In November 2017 IRLC formed its first Education Committee consisting of Elizabeth May Duvall, Denise Haddock, Pam Nelson, and Kim Sell. The committee held IRLC's first Kids Camp in July 2018.  With committee members’ early ties to Alexandria Bay's Hearts for Youth and the LaFargeville, Indian River, and Alexandria Bay school districts, IRLC’s Kids Camp's has grown to include additional school district partners in Carthage, Hammond, and Thousand Islands. The Education Committee’s family programs have also grown from its first Fall Family Fun Day in 2018 to now include a Night Tree Lighting event and book reading in December, and a Fairy Book Walk in April.

four WHIRL participants

Protectors of water and habitat

In July 2018, IRLC's WHIRL (Protectors of Water and Habitat on the Indian River Lakes) Committee met for the first time, consisting of Mat Webber from the Izaak Walton League of Northern New York, and Tom Hughes from New York State Parks, Recreation, and Historic Preservation's Friends of Recreation, Conservation, and Environmental Science (FORCES) program.

IRLC’s project WHIRL for teenagers was initiated the following year with students from Indian River High School. Project WHIRL has now connected scores of students from several North Country school districts with local universities and environmental science professionals who teach and mentor teenagers each summer through hands-on and experiential learning about the Indian River Lakes to include the topics of land use and its relationship to affecting water quality, fisheries and aquatic resources education, and invasive species management. Along with the Izaak Walton League of Northern New York, the New York State FORCES program, NYS Department of Parks, Recreation, and Historic Preservation, WHIRL Partners now include St. Lawrence and Eastern Lake Ontario Partnership for Regional Invasive Species Management (SLELO PRISM), SUNY Environmental School of Science and Forestry (ESF), Paul Smiths Adirondack Watershed Institute, Clarkson University and St. Lawrence University.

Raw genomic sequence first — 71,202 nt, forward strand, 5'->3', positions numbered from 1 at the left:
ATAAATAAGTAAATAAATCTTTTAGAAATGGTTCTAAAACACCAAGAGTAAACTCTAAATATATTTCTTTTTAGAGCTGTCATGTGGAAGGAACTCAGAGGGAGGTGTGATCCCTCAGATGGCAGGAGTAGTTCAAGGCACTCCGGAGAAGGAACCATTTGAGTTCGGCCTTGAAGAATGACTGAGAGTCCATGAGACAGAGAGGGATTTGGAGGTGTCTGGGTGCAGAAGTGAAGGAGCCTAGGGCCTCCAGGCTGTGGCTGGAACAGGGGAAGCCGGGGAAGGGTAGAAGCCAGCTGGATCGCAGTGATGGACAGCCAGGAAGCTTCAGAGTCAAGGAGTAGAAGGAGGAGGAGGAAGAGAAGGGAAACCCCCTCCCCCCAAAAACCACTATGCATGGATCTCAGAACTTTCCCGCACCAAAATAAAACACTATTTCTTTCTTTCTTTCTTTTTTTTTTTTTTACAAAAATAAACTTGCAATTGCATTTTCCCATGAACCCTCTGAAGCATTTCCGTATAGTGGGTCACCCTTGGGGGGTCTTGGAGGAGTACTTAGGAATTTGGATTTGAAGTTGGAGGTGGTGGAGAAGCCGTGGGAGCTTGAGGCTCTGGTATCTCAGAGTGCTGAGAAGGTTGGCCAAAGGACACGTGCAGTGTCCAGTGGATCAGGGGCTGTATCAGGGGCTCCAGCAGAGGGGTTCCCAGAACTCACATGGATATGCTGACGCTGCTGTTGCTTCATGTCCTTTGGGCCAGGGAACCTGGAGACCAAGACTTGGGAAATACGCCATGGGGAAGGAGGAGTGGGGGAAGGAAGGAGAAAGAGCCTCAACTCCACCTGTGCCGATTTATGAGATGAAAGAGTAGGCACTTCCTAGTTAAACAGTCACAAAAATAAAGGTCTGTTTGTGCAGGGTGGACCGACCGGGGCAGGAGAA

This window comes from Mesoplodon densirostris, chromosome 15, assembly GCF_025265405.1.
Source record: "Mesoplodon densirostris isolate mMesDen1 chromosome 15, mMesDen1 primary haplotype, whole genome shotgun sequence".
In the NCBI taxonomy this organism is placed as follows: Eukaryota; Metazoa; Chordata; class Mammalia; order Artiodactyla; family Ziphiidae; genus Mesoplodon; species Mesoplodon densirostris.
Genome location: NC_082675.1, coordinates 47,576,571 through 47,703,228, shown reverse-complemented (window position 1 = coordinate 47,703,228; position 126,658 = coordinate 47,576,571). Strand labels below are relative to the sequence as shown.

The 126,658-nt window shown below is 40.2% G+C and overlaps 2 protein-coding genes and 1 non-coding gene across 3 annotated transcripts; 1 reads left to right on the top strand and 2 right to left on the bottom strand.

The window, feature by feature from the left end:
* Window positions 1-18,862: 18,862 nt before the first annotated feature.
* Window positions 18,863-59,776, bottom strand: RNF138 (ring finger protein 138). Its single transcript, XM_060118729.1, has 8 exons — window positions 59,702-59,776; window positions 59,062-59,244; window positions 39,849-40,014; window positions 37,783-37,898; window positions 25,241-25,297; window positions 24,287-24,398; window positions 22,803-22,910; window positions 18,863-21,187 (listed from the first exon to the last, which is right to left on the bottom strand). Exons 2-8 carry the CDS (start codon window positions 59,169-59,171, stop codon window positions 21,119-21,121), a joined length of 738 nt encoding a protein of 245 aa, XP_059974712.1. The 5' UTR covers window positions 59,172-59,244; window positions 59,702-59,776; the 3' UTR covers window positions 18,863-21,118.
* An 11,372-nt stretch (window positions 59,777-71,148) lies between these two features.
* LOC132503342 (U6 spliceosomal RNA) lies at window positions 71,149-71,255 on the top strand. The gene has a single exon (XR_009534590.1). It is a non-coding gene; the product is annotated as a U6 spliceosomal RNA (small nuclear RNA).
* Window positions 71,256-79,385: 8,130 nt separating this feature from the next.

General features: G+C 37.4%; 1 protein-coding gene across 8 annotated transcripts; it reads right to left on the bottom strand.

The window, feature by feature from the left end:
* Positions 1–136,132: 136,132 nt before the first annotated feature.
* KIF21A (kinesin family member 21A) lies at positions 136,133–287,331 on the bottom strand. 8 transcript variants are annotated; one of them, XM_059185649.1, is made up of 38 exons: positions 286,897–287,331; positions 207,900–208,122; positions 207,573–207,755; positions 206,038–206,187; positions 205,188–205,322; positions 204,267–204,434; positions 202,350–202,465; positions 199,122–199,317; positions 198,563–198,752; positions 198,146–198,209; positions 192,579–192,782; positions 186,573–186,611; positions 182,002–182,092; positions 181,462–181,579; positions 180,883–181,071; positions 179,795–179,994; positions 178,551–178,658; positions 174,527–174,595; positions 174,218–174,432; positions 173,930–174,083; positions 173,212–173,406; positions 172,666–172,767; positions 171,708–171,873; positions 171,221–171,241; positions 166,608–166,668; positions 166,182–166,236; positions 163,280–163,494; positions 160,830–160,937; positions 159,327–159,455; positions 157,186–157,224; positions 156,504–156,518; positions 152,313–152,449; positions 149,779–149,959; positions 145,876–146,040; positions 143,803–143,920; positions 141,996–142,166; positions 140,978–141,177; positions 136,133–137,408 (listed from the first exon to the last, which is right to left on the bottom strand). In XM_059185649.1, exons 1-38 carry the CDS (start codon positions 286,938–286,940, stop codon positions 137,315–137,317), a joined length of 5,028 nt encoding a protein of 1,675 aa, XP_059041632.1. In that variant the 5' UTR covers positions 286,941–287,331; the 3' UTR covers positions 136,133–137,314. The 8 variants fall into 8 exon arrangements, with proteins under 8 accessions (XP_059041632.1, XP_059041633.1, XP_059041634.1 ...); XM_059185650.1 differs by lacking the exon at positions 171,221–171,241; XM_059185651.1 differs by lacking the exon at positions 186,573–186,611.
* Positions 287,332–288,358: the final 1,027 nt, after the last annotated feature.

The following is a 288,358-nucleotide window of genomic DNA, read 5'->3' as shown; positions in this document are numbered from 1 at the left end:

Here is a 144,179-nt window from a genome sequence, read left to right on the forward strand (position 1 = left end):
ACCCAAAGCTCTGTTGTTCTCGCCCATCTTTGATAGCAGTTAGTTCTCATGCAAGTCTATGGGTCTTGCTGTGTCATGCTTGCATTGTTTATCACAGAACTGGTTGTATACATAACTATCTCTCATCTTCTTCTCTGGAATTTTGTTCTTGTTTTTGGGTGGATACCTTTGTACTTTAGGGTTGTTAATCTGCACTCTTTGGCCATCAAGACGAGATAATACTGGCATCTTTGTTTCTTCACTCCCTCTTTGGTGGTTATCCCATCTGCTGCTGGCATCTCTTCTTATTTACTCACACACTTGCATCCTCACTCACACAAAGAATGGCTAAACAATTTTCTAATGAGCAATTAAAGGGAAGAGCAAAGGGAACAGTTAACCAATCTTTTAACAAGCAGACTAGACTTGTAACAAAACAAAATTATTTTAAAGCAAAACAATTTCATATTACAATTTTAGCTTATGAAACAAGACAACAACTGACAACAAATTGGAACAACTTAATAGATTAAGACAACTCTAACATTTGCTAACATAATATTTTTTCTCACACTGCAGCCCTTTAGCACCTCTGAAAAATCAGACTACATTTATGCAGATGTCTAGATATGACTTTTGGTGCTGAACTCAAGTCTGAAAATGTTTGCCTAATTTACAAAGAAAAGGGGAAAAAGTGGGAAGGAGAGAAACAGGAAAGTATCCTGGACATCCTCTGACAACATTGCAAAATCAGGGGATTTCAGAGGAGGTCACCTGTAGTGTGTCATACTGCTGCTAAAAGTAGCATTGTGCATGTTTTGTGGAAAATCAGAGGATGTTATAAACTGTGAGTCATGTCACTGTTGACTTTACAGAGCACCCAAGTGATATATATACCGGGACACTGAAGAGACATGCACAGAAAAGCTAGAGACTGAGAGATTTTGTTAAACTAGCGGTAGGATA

In 2018 IRLC hosted its first annual Water Quality Conference and children’s nature camp. The first Lake Leaders Summit in partnership with Indian River Lake associations was held in 2020.

In 2022 the IRLC was reaccredited by the Land Trust Alliance and in that same year leveraged an NAWCA grant to acquire the Red Lake Preserve consisting of 116 acres of woodland and 2,500 feet of shoreline on Red Lake in the town of Theresa. In early 2023 IRLC acquired the 100 acre Ferrone Woods Preserve overlooking Black Lake in the town of Macomb donated by Pat and Joe Ferrone.

Two youth kayaking the lake
Megan Pistolese-Shaw

Today and moving forward

Currently, the IRLC conserves land on 12 preserves consisting of over 2,750 acres of pristine wetlands, forests, and shorelines. The foundation laid by so many incredibly generous people in IRLC’s early history has provided the momentum for the conservancy’s impact in preserving more wild places and making our community a better place.

Today over 160 volunteers are involved and committed to the values of those who came before us as demonstrated by their passion for protecting new lands, forging new trials, and connecting with future generations of conservationists through our environmental programs.

Today IRLC has become a cornerstone of conservation not only here in the Indian River Lakes region but throughout northern New York, thanks to so many people who choose to make a difference for the betterment of both wildlife and humanity.

four volunteers working on trails

“Year after year, I stand with the Indian River Lakes Conservancy (IRLC), for within these lands, I’ve found a profound connection. It's a place where I've forged unforgettable memories through my family's long history on Butterfield Lake. This land holds generations of history and beauty, and it should be protected for all time.”

 Joe Pasquini, long-time IRLC supporter